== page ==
Original Research ARTICLE
Sex Specific Changes in Tryptophan Breakdown Over a 6 Week Treatment Period
- 1Department of Psychiatry and Psychotherapeutic Medicine, Medical University of Graz, Graz, Austria
- 2TZ-Justus Park Bad Hall, Bad Hall, Austria
- 3Division of Medical Biochemistry, Biocenter, Medical University of Innsbruck, Innsbruck, Austria
- 4Division of Biological Chemistry, Biocenter, Medical University of Innsbruck, Innsbruck, Austria
Introduction: Despite the knowledge of sex differences concerning neurobiological parameters as well as clinical course of illness in individuals with mood disorders, the literature concerning tryptophan (Trp) breakdown, specific for women and men, is sparse to date. The current study aimed to evaluate sex differences in Trp, kynurenine (Kyn) and Kyn/Trp concentrations in general, as well as differences in changes of those concentrations over the course of a 6-week rehabilitation program in individuals with life-time unipolar affective disorder. For this purpose changes in Trp and Kyn as well as the Kyn/Trp concentrations between the time of admission (t1) and discharge (t2) were analyzed in dependence of sex. Furthermore, correlations between Trp and Kyn levels and clinical parameters were performed separately for male and female participants.
Material and Methods:
Results: For the current analysis 426 individuals with lifetime affective disorder completing a 6-week rehabilitation program were included. In both sexes, psychiatric symptoms decreased significantly over time. There was a significant difference between women (n = 242) and men (n = 184) regarding the changes in Trp, Kyn, and Kyn/Trp over time even if controlled for relevant covariates [multivariate: F(3, 380) = 2.663, η2 = 0.021, p = 0.048]. Kyn as well as Kyn/Trp concentrations increased significantly in men over time (Kyn F = 4.809, η2 = 0.012, p = 0.029; Kyn/Trp F = 7.923, η2 = 0.020, p = 0.005). Results remained the same when controlled for psychiatric symptoms.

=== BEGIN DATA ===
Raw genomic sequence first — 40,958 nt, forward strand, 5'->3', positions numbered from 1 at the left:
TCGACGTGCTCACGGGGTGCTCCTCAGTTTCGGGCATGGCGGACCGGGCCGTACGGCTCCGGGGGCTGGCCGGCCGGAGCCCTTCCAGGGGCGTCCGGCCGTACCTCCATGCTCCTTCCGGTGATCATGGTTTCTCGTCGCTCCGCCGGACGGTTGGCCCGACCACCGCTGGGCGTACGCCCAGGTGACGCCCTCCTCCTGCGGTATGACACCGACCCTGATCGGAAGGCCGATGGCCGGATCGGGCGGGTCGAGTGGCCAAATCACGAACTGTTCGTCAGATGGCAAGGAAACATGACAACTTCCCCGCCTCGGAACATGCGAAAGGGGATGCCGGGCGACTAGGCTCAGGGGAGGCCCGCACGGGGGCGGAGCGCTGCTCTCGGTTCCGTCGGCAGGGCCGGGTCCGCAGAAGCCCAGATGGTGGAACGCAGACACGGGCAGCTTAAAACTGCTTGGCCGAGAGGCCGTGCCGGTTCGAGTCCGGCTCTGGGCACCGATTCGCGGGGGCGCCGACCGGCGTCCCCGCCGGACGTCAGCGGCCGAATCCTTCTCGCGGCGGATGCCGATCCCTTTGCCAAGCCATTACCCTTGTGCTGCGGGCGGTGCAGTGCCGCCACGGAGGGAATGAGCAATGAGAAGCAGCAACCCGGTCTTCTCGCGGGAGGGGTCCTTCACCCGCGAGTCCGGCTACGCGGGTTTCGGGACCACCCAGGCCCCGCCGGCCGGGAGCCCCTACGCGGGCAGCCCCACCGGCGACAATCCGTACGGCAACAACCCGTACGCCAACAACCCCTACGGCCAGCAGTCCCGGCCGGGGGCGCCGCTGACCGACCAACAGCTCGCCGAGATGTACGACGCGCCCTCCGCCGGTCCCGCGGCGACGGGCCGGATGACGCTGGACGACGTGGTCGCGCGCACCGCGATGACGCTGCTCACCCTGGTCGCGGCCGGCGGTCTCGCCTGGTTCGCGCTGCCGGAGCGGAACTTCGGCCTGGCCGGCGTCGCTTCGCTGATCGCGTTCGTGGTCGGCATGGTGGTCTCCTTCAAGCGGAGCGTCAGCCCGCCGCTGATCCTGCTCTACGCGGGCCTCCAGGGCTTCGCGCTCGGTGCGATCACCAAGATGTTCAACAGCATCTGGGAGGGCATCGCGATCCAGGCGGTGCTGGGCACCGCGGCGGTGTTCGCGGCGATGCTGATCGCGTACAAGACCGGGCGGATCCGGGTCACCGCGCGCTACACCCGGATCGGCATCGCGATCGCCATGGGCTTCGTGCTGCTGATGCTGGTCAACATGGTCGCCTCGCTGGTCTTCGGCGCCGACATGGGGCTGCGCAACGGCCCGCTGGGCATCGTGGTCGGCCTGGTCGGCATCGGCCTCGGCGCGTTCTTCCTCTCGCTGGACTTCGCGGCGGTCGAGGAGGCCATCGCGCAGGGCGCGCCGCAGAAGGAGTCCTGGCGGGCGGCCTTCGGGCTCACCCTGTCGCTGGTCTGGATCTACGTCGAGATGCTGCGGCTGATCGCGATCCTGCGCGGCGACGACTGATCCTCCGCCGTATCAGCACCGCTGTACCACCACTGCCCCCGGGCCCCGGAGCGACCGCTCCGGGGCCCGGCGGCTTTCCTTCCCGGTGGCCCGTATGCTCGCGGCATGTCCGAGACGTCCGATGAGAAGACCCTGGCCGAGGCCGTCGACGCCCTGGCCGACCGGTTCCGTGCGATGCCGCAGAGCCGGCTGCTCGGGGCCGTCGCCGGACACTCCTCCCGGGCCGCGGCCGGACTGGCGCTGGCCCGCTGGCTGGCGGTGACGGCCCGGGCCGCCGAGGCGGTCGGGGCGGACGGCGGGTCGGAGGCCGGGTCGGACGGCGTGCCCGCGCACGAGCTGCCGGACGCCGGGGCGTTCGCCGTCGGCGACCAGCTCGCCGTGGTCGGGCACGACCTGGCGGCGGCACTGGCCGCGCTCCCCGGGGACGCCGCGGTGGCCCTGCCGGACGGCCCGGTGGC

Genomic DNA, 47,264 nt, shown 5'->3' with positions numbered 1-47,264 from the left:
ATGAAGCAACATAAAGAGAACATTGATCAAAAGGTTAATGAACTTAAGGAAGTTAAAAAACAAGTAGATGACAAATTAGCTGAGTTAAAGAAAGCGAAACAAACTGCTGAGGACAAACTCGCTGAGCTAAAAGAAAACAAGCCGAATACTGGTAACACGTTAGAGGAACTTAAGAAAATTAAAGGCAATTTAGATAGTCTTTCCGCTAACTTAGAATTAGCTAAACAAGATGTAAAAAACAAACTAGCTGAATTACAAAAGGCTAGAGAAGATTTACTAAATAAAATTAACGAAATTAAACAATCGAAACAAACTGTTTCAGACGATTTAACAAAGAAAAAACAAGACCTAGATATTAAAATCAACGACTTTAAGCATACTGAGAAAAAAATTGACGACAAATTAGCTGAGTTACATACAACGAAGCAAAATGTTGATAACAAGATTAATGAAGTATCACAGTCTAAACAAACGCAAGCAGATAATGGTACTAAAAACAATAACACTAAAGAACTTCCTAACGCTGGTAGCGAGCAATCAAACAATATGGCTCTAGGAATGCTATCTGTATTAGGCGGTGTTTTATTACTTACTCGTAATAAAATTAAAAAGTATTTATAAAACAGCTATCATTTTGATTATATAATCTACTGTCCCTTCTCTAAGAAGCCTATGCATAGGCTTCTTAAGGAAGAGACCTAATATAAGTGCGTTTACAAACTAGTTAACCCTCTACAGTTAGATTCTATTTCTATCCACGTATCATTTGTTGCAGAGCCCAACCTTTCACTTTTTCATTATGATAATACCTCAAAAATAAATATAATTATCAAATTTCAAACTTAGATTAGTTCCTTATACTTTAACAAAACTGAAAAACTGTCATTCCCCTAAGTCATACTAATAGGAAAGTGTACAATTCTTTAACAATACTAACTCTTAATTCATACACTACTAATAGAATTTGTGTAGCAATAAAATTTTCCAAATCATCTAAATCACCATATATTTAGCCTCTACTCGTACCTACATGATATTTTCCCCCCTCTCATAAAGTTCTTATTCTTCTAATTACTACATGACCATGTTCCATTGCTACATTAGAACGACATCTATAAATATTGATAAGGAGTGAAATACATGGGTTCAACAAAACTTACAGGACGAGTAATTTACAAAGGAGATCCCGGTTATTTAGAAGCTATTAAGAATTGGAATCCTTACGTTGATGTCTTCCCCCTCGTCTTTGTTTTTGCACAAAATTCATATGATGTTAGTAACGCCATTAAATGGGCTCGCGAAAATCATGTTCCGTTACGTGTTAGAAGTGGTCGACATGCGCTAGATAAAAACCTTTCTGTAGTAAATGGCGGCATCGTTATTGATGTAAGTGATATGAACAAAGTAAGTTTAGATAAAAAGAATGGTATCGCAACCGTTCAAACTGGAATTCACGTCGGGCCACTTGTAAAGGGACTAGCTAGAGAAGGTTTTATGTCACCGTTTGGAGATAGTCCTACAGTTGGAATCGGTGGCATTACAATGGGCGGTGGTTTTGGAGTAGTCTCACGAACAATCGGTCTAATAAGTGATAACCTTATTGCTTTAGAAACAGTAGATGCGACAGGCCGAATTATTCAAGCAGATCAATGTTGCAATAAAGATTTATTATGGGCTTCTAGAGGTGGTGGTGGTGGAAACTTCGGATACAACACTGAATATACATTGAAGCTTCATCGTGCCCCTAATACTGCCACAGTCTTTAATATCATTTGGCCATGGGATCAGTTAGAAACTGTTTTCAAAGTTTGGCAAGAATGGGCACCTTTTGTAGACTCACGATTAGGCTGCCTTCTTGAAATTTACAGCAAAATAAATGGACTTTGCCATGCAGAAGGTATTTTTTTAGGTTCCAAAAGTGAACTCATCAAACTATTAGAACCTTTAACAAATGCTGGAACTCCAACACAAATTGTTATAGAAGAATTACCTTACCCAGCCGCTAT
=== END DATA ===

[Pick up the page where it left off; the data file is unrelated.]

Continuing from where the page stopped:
Discussion: The main finding of the present study is the significant difference between women and men regarding the change in Trp, Kyn, and Kyn/Trp over a 6-week psychiatric treatment period, while the depression severity scores as well as general psychiatric symptoms decreased. Sex specific changes in Trp-Kyn pathways have only been explored to a very small extent to date in the literature but are of high clinical relevance in the context of personalized medicine.
In recent decades, the association between the tryptophan (Trp)-kynurenine (Kyn) axis, low-grade inflammation and neuropsychiatric disorders has been shown in various studies. The Kyn/Trp ratio reflects levels of Trp breakdown and can be used as a proxy measure of indoleamine 2,3-dioxygenase-1 (IDO) activity. An increase in IDO activity is usually driven by chronic low-inflammatory processes which breaks Trp down the Kyn pathway and reduces serotonin and melatonin synthesis (1). A number of studies have proven the role of IDO in cytokine-induced depression by demonstrating correlations between cytokine-induced depression and lower Trp and raised Kyn concentrations as well as an increase in the Kyn/Trp-ratio (2, 3). Originally, the role of such processes has been shown in depressive symptoms accompanying interferon-treated hepatitis C patients (3–6).
Sex differences in concentrations of clinical and neurobiological biomarkers have been reported in a multitude of studies concerning affective disorders (7–12); however, data on sex specific differences concerning the Trp-Kyn axis and psychiatric disorder are sparse to date. We could recently show a shift toward the (neurotoxic) hydroxykynurenine arm of the kynurenine pathway in adult euthymic males with bipolar disorder and an association with poorer performance in short- and long-term verbal memory (9). Those associations were not present in female individuals with bipolar disorder and point toward the involvement of the Trp-Kyn axis in sex-specific cognitive dysfunction of psychiatric diseases.